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pilight



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PostPosted: 07/24/19 9:32 am    ::: Diana Taurasi: 'WNBA finds a way to mess it up' Reply Reply with quote

https://www.espn.com/wnba/story/_/id/27208574/phoenix-mercury-diana-taurasi-wnba-finds-way-mess-up

Quote:
They don't care. They don't care about that. Any league that talks about that -- they care about their players -- is lying.



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PostPosted: 07/24/19 9:44 am    ::: Re: Diana Taurasi: 'WNBA finds a way to mess it up' Reply Reply with quote

pilight wrote:
https://www.espn.com/wnba/story/_/id/27208574/phoenix-mercury-diana-taurasi-wnba-finds-way-mess-up

Quote:
They don't care. They don't care about that. Any league that talks about that -- they care about their players -- is lying.


Thanks for posting this great statement by Taurasi.


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PostPosted: 07/24/19 10:07 am    ::: Reply Reply with quote

Long on criticism, short on solutions ...

DT's points are valid, but it's hard to see how the economics can support higher pay and more benefits.

One thing, though: Comparing the NBA to the WNBA makes little sense. The NBA is the most popular league in the world, and though basketball is a common denominator, the game the men play is much different, much more athletic, than the women's game.

A better comparison is MLS, which I know almost nothing about.



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pilight



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PostPosted: 07/24/19 10:13 am    ::: Reply Reply with quote

ClayK wrote:
One thing, though: Comparing the NBA to the WNBA makes little sense. The NBA is the most popular league in the world, and though basketball is a common denominator, the game the men play is much different, much more athletic, than the women's game.


The NBA didn't make Larry Bird an icon based on his athleticism



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PostPosted: 07/24/19 10:16 am    ::: Reply Reply with quote

I’m slowly starting to think WNBA players are just willingly naive at this point..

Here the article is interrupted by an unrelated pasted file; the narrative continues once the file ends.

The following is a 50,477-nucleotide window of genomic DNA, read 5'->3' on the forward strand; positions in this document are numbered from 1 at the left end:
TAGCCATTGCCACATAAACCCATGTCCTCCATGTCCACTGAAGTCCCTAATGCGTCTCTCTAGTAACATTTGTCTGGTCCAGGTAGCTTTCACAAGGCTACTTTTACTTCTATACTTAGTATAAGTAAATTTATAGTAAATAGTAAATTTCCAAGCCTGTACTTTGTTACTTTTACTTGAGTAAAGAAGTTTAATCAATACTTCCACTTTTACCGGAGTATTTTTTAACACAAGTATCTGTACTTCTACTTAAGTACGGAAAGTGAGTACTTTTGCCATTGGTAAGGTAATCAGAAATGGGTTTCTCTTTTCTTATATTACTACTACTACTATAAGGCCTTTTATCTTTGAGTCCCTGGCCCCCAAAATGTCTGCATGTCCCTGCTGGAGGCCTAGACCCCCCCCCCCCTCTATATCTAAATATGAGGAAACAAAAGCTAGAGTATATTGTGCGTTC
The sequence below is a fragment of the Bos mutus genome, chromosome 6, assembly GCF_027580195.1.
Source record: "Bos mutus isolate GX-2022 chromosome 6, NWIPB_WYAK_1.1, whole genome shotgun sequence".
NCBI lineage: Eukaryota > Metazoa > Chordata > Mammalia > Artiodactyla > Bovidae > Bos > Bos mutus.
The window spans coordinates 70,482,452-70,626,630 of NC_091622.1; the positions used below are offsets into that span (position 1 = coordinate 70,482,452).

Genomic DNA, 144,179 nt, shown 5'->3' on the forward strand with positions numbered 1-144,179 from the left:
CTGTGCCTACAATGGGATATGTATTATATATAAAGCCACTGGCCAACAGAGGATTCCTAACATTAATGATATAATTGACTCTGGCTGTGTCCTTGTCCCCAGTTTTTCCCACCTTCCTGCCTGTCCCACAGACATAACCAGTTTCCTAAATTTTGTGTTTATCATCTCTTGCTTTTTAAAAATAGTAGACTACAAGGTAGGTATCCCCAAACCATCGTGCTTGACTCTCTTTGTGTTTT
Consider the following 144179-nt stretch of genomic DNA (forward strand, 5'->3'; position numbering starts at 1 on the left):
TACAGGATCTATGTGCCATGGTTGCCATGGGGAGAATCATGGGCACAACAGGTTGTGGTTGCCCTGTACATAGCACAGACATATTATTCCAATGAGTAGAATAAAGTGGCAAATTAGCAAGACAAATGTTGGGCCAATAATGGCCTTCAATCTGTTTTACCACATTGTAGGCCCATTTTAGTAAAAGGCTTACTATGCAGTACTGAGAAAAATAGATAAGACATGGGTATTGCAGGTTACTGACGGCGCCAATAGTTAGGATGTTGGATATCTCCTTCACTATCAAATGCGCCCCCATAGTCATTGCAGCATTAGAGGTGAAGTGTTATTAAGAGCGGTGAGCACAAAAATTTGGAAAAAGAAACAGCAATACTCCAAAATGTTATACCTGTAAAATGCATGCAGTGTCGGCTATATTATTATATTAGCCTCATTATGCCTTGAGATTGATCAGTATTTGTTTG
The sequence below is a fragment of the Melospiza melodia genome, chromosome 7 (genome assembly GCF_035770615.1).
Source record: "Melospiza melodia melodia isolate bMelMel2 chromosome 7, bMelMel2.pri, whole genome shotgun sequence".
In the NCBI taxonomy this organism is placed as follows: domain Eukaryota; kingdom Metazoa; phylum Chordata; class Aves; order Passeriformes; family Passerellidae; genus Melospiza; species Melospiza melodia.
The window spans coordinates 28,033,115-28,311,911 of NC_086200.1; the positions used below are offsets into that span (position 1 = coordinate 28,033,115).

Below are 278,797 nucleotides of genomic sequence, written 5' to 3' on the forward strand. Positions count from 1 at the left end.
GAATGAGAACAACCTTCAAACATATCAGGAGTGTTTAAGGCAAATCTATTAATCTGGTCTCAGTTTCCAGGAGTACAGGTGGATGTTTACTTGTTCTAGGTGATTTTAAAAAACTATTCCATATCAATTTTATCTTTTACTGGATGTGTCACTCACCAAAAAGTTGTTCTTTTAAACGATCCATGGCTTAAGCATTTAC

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PostPosted: 07/24/19 10:20 am    ::: Reply Reply with quote

pilight wrote:
ClayK wrote:
One thing, though: Comparing the NBA to the WNBA makes little sense. The NBA is the most popular league in the world, and though basketball is a common denominator, the game the men play is much different, much more athletic, than the women's game.


The NBA didn't make Larry Bird an icon based on his athleticism


Larry Bird was an elite athlete, skilled and tough. He could easily dunk early in his career, and his hand-eye coordination was off the charts.

So in general, if you subtract six inches from a male basketball player's height, you get a female basketball player's height. So a 7-0 male is a 6-6 female; a 6-2 male is a 5-8 female. Not perfect but close ...

As I've said many times, dunking is not that important but it is an athletic expression and certainly, in specific circumstances, very exciting. Bird, at 6-9 could dunk; I know of only one female 6-3 or shorter who can dunk (Fran Belibi).

Of course, Bird's stardom was not based on his relative athleticism to the rest of the NBA -- but he was still a 99th percentile athlete, male or female.



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PUmatty



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PostPosted: 07/24/19 10:42 am    ::: Reply Reply with quote

ClayK wrote:


As I've said many times, dunking is not that important but it is an athletic expression and certainly, in specific circumstances, very exciting. Bird, at 6-9 could dunk; I know of only one female 6-3 or shorter who can dunk (Fran Belibi).


That's a weird comparison. At 6'9, Bird was six inches closer or more closer to the basket than players you are comparing him against.


Davis4632



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PostPosted: 07/24/19 11:00 am    ::: Reply Reply with quote

pilight wrote:
ClayK wrote:
One thing, though: Comparing the NBA to the WNBA makes little sense. The NBA is the most popular league in the world, and though basketball is a common denominator, the game the men play is much different, much more athletic, than the women's game.